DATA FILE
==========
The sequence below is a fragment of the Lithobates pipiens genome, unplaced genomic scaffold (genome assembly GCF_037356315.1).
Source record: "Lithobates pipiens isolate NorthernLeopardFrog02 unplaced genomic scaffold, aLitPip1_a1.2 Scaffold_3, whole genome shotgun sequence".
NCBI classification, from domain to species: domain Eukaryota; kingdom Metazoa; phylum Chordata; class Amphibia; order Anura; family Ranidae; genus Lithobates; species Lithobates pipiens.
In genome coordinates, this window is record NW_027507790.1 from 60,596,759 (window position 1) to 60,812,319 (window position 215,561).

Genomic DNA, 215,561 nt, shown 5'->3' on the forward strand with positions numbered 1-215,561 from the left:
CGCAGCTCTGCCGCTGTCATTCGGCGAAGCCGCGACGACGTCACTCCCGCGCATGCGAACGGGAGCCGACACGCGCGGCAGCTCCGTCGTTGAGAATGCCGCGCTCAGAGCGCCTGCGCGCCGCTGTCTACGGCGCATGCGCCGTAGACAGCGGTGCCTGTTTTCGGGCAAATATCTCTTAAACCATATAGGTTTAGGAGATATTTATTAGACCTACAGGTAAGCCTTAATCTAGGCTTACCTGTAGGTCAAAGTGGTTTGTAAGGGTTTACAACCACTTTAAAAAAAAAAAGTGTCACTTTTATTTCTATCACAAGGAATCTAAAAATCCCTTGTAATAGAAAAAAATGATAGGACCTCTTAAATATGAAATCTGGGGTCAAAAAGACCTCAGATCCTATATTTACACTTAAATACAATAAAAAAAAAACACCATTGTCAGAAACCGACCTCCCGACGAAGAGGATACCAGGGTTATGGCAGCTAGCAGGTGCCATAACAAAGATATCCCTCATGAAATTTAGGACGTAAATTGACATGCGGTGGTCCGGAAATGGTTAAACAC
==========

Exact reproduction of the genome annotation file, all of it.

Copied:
The sequence below is a fragment of the Lithobates pipiens genome, unplaced genomic scaffold (genome assembly GCF_037356315.1).
Source record: "Lithobates pipiens isolate NorthernLeopardFrog02 unplaced genomic scaffold, aLitPip1_a1.2 Scaffold_3, whole genome shotgun sequence".
NCBI classification, from domain to species: domain Eukaryota; kingdom Metazoa; phylum Chordata; class Amphibia; order Anura; family Ranidae; genus Lithobates; species Lithobates pipiens.
In genome coordinates, this window is record NW_027507790.1 from 60,596,759 (window position 1) to 60,812,319 (window position 215,561).

Genomic DNA, 215,561 nt, shown 5'->3' on the forward strand with positions numbered 1-215,561 from the left:
CGCAGCTCTGCCGCTGTCATTCGGCGAAGCCGCGACGACGTCACTCCCGCGCATGCGAACGGGAGCCGACACGCGCGGCAGCTCCGTCGTTGAGAATGCCGCGCTCAGAGCGCCTGCGCGCCGCTGTCTACGGCGCATGCGCCGTAGACAGCGGTGCCTGTTTTCGGGCAAATATCTCTTAAACCATATAGGTTTAGGAGATATTTATTAGACCTACAGGTAAGCCTTAATCTAGGCTTACCTGTAGGTCAAAGTGGTTTGTAAGGGTTTACAACCACTTTAAAAAAAAAAAGTGTCACTTTTATTTCTATCACAAGGAATCTAAAAATCCCTTGTAATAGAAAAAAATGATAGGACCTCTTAAATATGAAATCTGGGGTCAAAAAGACCTCAGATCCTATATTTACACTTAAATACAATAAAAAAAAAACACCATTGTCAGAAACCGACCTCCCGACGAAGAGGATACCAGGGTTATGGCAGCTAGCAGGTGCCATAACAAAGATATCCCTCATGAAATTTAGGACGTAAATTGACATGCGGTGGTCCGGAAATGGTTAAACAC